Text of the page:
There is no way I can change the past. I am not a person who wallows in self-pity. What I desire more from this egregious error is for my once-innocent child’s voice to matter now. I want to see it happen in my life-time that we as a society put more safeguards in place that prevent dishonest professionals from feeling they are above the law. None of us should be wearing blinders; what happened on the day I was placed for adoption in 1954 is still happening today.

“Never forget that you are one of a kind. Never forget that if there weren’t any need for you in all your uniqueness to be on this earth, you wouldn’t be here in the first place. And never forget, no matter how overwhelming life’s challenges and problems seem to be, that one person can make a difference in the world. In fact, it is always because of one person that all the changes that matter in the world come about. So be that one person.”
― Richard Buckminster Fuller

#Day1 http://storiesbyjb.com/?p=1553
#Day2 http://storiesbyjb.com/?p=1580
#Day3 http://storiesbyjb.com/?p=1586



by JoAnne on February 19, 2014

I didn’t know much about the 1950s and abortion when I revealed my personal feelings on my pink poster. At that time, I did know my mother wasn’t all that young and had been raising other children. One of several articles I read stated, “In the 1950s, about a million illegal abortions a year were performed in the U.S., and over a thousand women died each year as a result.”

Looking back, I wanted to see life from her perspective, “What was on her heart when she placed me for adoption? Did she value life as much as I do because I love children so much?”

The truth is my mother would have died had she even considered an abortion as an option for her predicament. Apparently, the doctors had warned her that with each of her five pregnancies she was doing more damage to her weakened heart. No matter how silly it sounds, there is a part of me that wonders if my older siblings subconsciously blame me and my younger birth brother on taking our mother away from them so soon. At the age of only 44 she passed away from heart problems, less than six years after my younger brother’s birth.

Sometimes, we find our answers in the most unusual ways. When my oldest sister shared with me that she was named after our mother’s favorite doll that had burned up in a fire, it gave me a sense of who this woman was that gave birth to me. Regardless, if I had been conceived during a time when she obviously had been making some reckless, poor choices, I have found forgiveness.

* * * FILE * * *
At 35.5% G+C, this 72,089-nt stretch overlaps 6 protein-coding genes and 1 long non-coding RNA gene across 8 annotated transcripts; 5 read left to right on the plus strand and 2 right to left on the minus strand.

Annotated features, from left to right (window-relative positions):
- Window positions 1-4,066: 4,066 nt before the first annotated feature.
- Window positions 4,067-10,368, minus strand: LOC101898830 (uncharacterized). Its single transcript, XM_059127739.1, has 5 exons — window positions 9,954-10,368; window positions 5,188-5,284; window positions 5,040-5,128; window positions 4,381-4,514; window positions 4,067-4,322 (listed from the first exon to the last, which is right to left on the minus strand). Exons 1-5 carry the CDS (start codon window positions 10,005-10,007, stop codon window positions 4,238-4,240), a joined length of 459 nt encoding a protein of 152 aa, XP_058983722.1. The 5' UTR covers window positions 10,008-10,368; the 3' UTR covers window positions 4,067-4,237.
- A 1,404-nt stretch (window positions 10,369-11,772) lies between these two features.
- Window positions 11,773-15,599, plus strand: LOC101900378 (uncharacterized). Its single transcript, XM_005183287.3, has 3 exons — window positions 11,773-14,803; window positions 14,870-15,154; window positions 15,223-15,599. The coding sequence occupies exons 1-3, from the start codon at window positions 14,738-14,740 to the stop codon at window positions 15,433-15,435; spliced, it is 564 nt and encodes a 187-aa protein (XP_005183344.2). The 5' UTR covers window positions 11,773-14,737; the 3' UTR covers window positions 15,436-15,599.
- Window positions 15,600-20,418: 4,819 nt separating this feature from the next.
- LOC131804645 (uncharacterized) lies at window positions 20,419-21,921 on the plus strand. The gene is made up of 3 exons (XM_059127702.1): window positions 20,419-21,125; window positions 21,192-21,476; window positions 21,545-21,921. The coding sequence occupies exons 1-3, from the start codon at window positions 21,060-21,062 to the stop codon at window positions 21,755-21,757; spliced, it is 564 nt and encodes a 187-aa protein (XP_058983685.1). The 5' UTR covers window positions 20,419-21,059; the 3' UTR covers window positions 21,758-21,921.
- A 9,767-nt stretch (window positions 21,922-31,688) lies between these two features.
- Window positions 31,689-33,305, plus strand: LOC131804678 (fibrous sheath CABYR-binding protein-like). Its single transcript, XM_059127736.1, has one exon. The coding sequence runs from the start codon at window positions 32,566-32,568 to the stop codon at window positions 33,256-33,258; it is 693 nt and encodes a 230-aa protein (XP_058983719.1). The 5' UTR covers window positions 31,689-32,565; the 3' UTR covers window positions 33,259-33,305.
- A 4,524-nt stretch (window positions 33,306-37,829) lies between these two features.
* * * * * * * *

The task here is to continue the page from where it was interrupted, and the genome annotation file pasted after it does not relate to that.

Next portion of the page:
I believe my birth mother was searching for her self-worth/significance. Perhaps we could have helped each other in our journeys. I believe the loss of her beloved childhood doll would have been our deep connection. I too loved dolls as a little girl and truly do understand what it feels like when we’ve lost sight of what’s most important in our lives.

#Day1 http://storiesbyjb.com/?p=1553,
#Day2 http://storiesbyjb.com/?p=1580


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Our Similarities

by JoAnne on February 18, 2014

When I cut the picture out of the magazine, I had no clue what she looked like.

Some time later, I remember staring in awe at the first photo of my mother. Her reflection was looking back at me in my mirror—I could see a carbon copy of myself. I placed her photo now next to mine that I used from the magazine.

One of my birth sisters said, “Mom would have liked you the best!” She didn’t have to say that.

I have wondered as an adoptee, if we’ve always felt their presence. I know I have.

#Day1 http://storiesbyjb.com/?p=1553



My Journey…

February 17, 2014

Over 22 years ago, I took a class at a counseling center titled, “The Search for Significance: Seeing Your True Worth Through God’s Eyes,” by Richard S. McGee. Quite honestly back then I was floundering, I couldn’t make any sense for all the lies and secrets if my adoptive parents were supposed to love me […]

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January 28, 2014

Often I have wondered, “Who are the other authors in the anthology books where my stories have been published?” I feel honored to have my story in Laura Dennis’ newest book, Adoption Reunion in the Social Media Age: An Anthology. This time I was given a unique opportunity. Laura Dennis paired those of us authors […]

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A prayer request

January 6, 2014

There is so much I wish I could say about life. It’s one of those times when it truly sucks. I hate the word “estranged,” especially when it includes my niece in the complexities of relationships. My niece loved horses as a child. One year, it was fun to send her a stick pony as […]

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Letting Go

December 31, 2013

All these years, I’ve been carrying around a heavy burden. I am ready to find a healthy place to let go of the agonizing losses for 2013. I still remember my adoptive mother pulling the car over to the side of the road as she began ruthlessly scolding me. That fall I would have been […]